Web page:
The photograph is the original full-length version of the cropped image used on the cover of the Janet album, shot by Patrick Demarchelier.

In the cover story, "Sexual Healing" by David Ritz, Janet explained, "sex has been an important part of me for several years. But it just hasn't blossomed publicly until now. I've had to go through some changes and shed some old attitudes before feeling completely comfortable with my body. Listening to my new record, people intuitively understand the change in me."

Ritz likened Janet's transformation to Marvin Gaye as he stated, "just as Gaye moved from What's Going On to Let's Get It On, from the austere to the ecstatic, Janet, every bit as serious-minded as Marvin, moved from Rhythm Nation to Janet, her statement of sexual liberation."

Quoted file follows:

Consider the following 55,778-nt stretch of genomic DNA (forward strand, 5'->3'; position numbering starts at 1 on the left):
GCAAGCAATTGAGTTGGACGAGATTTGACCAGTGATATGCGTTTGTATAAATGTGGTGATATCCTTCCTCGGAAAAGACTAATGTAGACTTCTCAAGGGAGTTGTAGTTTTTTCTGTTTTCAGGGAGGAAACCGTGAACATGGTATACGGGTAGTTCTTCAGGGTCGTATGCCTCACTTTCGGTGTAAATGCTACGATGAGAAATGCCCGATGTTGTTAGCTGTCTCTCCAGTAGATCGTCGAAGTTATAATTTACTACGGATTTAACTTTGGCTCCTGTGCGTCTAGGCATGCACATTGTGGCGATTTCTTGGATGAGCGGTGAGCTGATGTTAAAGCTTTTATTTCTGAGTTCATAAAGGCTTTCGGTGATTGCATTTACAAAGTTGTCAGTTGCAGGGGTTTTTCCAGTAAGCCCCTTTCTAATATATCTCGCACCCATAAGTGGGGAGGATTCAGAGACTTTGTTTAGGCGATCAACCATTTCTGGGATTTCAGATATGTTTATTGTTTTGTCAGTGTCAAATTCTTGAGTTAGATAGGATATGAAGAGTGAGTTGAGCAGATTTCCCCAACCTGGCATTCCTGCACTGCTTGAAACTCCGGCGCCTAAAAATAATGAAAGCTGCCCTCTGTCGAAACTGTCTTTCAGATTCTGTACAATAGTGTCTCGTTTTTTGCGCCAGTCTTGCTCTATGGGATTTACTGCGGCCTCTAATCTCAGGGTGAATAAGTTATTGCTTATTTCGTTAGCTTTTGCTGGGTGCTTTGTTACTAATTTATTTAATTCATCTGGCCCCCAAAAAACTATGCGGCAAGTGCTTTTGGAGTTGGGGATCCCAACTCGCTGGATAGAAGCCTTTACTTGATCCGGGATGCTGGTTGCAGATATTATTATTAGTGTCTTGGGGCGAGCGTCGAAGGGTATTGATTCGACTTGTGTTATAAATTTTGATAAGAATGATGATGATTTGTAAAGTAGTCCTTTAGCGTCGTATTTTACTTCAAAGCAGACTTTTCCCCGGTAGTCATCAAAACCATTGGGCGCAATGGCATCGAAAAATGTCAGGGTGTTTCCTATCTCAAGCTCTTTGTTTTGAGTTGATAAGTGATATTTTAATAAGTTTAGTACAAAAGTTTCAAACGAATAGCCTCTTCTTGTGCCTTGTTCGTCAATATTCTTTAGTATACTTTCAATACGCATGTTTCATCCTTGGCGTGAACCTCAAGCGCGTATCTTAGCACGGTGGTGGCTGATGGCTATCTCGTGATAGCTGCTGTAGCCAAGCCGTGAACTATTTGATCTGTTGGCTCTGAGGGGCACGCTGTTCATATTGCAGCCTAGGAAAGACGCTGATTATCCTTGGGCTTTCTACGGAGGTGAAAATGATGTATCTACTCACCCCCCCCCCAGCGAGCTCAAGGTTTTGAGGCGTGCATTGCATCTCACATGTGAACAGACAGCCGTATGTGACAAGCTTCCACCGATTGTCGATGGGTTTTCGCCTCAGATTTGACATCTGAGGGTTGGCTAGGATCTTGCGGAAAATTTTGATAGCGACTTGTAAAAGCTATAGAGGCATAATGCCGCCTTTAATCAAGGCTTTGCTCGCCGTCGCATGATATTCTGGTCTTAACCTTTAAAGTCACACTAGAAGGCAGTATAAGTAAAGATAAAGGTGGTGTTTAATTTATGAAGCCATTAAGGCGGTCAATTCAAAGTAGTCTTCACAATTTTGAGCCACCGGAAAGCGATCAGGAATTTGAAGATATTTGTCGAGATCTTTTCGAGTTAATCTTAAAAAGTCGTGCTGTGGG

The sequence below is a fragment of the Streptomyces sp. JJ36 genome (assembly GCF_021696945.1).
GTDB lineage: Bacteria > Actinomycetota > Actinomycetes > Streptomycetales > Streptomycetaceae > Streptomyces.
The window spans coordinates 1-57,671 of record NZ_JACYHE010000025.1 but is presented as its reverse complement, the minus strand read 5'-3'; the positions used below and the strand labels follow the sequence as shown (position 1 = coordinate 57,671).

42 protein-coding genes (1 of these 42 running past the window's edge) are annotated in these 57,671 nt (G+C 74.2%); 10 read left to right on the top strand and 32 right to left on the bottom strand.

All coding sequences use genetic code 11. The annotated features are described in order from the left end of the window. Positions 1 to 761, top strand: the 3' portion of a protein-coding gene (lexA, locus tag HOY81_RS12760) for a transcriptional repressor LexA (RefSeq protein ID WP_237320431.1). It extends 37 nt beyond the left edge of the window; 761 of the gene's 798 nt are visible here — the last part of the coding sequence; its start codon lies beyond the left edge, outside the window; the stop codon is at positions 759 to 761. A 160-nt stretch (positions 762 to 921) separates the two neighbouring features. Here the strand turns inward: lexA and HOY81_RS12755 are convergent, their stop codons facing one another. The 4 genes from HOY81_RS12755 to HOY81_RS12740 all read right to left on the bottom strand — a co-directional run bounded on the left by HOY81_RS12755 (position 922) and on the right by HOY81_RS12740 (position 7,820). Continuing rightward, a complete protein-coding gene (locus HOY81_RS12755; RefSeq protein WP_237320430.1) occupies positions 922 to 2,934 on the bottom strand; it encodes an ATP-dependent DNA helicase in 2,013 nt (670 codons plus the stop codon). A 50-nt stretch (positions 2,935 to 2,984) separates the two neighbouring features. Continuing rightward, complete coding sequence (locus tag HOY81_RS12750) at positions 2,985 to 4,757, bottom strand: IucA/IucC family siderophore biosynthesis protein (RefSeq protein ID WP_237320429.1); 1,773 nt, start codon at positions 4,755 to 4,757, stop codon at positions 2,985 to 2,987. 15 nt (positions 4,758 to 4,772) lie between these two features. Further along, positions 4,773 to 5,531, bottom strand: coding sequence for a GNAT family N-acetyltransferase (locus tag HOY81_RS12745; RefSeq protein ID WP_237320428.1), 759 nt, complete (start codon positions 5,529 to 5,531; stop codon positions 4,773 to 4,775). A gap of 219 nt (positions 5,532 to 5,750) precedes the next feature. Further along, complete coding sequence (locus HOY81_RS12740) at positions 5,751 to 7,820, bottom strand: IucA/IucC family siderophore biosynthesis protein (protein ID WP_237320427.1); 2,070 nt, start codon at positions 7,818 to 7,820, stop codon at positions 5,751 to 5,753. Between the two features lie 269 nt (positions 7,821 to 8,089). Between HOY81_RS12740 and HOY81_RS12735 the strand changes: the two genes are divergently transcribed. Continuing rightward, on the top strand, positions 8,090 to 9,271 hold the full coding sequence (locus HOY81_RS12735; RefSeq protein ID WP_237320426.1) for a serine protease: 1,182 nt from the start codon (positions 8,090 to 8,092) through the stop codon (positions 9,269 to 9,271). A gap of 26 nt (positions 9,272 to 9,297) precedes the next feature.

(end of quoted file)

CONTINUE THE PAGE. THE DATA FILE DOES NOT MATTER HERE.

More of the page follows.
The image was cropped to show only Janet's face on the album cover and her midriff in the interior booklet.

The full version appears as the cover of the limited edition double disc edition of the album, as well as the video compilation Janet released later that year.

Sonia Murray of The Vancouver Sun later reported, "Jackson, 27, remains clearly established as both role model and sex symbol; the Rolling Stone photo of Jackson ... became one of the most recognizable, and most lampooned, magazine covers of the year."

SinglesEdit

  1. That's the Way Love Goes (released on April 20, 1993)
  2. If (released on July 13, 1993)
  3. Again (released on October 12, 1993)
  4. Because of Love (released on January 18, 1994)
  5. Any Time, Any Place (released on May 23, 1994)
  6. Throb (released on June 18, 1994)
  7. You Want This (released on October 11, 1994)
  8. Whoops Now (released on January 31, 1995)
  9. What'll I Do (released on February 2, 1995)